The state Senate approved its maps with a bipartisan supermajority vote
The state House approved its maps with a bipartisan supermajority vote for 13 of 14 county groupings
Raleigh, N.C. –North Carolina lawmakers urged a three-judge Superior Court panel on Monday to approve new election districts selected at random from computer generated maps of the plaintiffs’ redistricting expert in a recent trial challenging those boundaries for the state General Assembly.
In a court filing submitted today, legislators emphasized that 12 of 14 House county groupings in the new maps were approved unanimously by the state House Redistricting Committee. Another House county grouping received nearly unanimous support. Only one of 14 county groupings was contentious.
Legislators said in the filing the random selection of maps generated by Dr. Jowei Chen, the state Democratic Party’s redistricting expert whose name appears over 400 times in the court order directing the General Assembly to revise its districts, was an unprecedented and transparent process that successfully removed the potential for political bias.
Leaders of both parties also praised the process, with Republican and Democrat leaders releasing a joint statement calling it “the most transparent redistricting process in history. The maps produced in this room in the last several days are fair and nonpartisan.”
Both the state House and Senate redistricting processes were conducted in full view of a public livestream video feed, including streams of all computers worked on by members and staff throughout the committees.
Lawmakers noted the court put a great deal of the weight of its decision based on Dr. Chen’s nonpartisan computer-generated maps, and that’s why using his maps was the best approach to comply with its order.
“The choice of a Chen map also ensured that “[p]artisan considerations and election data” would not be used,” lawmakers wrote in the filing.
“The Court found that Dr. Chen did not program his plans to be drawn towards any partisan goals, so choosing one of them necessarily entailed the choice of a non-partisan map—as already approved by this Court. In addition, the General Assembly avoided even the appearance of partisan motive in choosing among the Chen maps because it relied solely on (a) Chen’s own formula to pick the best five maps under the non-partisan criteria and (b) the State Lottery Commission’s random drawing process to ensure a random choice among those five.”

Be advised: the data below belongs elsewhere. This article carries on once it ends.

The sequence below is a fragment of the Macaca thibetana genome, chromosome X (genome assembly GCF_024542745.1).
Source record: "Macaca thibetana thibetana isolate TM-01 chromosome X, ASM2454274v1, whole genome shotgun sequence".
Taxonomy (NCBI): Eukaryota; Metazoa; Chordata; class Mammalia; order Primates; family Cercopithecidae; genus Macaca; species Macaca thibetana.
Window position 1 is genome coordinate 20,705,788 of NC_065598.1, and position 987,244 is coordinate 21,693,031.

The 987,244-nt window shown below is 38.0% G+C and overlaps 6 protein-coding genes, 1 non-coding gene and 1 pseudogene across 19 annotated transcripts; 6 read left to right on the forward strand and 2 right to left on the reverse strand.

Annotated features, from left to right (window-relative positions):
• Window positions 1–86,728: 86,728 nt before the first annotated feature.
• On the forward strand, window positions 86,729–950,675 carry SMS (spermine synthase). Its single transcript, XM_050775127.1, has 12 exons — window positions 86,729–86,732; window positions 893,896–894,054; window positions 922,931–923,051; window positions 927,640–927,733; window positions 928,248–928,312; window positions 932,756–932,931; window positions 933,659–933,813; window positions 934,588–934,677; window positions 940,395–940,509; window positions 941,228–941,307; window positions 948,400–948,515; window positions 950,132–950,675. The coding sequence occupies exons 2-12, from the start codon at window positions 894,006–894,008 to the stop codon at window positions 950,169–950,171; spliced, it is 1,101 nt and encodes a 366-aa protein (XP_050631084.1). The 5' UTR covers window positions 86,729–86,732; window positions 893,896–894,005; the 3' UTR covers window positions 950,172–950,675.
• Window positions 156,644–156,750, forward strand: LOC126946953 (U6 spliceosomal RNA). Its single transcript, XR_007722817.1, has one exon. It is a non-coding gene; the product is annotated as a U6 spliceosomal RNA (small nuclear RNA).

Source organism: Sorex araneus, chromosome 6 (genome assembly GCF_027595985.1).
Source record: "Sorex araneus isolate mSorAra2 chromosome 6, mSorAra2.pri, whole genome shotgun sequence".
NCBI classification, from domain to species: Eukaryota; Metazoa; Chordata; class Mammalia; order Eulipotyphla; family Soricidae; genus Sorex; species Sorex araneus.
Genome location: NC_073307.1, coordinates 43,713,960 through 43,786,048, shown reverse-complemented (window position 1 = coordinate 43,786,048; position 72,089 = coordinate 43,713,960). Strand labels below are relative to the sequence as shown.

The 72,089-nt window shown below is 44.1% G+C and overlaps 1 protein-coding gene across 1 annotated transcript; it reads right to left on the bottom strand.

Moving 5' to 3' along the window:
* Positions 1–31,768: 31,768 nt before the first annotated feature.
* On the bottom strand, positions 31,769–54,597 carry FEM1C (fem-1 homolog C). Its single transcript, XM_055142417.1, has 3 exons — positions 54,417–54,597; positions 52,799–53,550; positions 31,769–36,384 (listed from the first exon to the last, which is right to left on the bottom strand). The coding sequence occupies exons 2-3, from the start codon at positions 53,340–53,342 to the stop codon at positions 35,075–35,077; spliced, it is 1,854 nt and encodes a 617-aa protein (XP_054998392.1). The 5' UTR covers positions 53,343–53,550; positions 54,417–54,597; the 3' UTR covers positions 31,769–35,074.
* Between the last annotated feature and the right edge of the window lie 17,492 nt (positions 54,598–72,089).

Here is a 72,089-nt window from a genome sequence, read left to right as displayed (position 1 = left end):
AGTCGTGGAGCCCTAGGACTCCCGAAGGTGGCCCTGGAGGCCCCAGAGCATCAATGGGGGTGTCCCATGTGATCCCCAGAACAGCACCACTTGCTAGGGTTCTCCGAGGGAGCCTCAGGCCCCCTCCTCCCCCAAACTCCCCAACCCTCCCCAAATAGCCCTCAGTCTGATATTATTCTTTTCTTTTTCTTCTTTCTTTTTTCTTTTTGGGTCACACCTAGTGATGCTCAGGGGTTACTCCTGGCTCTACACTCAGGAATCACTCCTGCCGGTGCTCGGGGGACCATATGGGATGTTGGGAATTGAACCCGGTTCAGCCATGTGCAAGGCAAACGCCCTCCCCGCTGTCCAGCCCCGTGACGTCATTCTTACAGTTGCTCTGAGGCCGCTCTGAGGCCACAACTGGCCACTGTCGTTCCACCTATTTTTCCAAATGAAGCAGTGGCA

“There is no colorable argument that the General Assembly or any of its members somehow picked the most favorable among Dr. Chen’s maps on a partisan basis.”
Members of both parties participated in a nonpartisan process of minimally modifying the randomly generated map only to comply with the court order by addressing issues of incumbency.
“The House adopted a general approach of altering the base map only to unpair incumbents drawn into the same district,” the court filing said.
“The motion to unpair incumbents was offered by Democratic Representative Floyd and was endorsed by a unanimous vote of the committee.”
“The committee attempted to make minimal changes while keeping in mind the court’s criteria. These changes were made by human efforts—a bipartisan team, almost always including the county’s legislative delegation, supervised the changes made by non-partisan Central Staff. Within groupings, the Committee required districts that already contained a single member to remain unchanged.”
“The Committee did not have access to an algorithm or automated program to calculate the fewest mathematically possible changes, yet the effort proved successful…The votes on 12 groupings were unanimous…Only one prompted anything resembling partisan division.”
Consistent with the state constitution, lawmakers urged the court to refrain from judicially drawing districts given the broad bipartisan support for the nonpartisan process.
All of the new county groupings followed the court’s objective, nonpartisan criteria, and the court should approve all of them, lawmakers wrote.
If the court found issue with any county groupings, lawmakers wrote, the judges should simply return county groupings to the original districts generated by Dr. Chen’s nonpartisan computer-generated maps.
“To the extent the Court finds specific alterations to the base map, it should narrowly tailor its remedy by returning the specific objectionable lines back to their configuration under the base map,” lawmakers wrote.
“This should mean only a few lines affected in any grouping, and, at very most, the return of the grouping itself to its base-map configuration. There is no reason for the Court to draw its own lines.”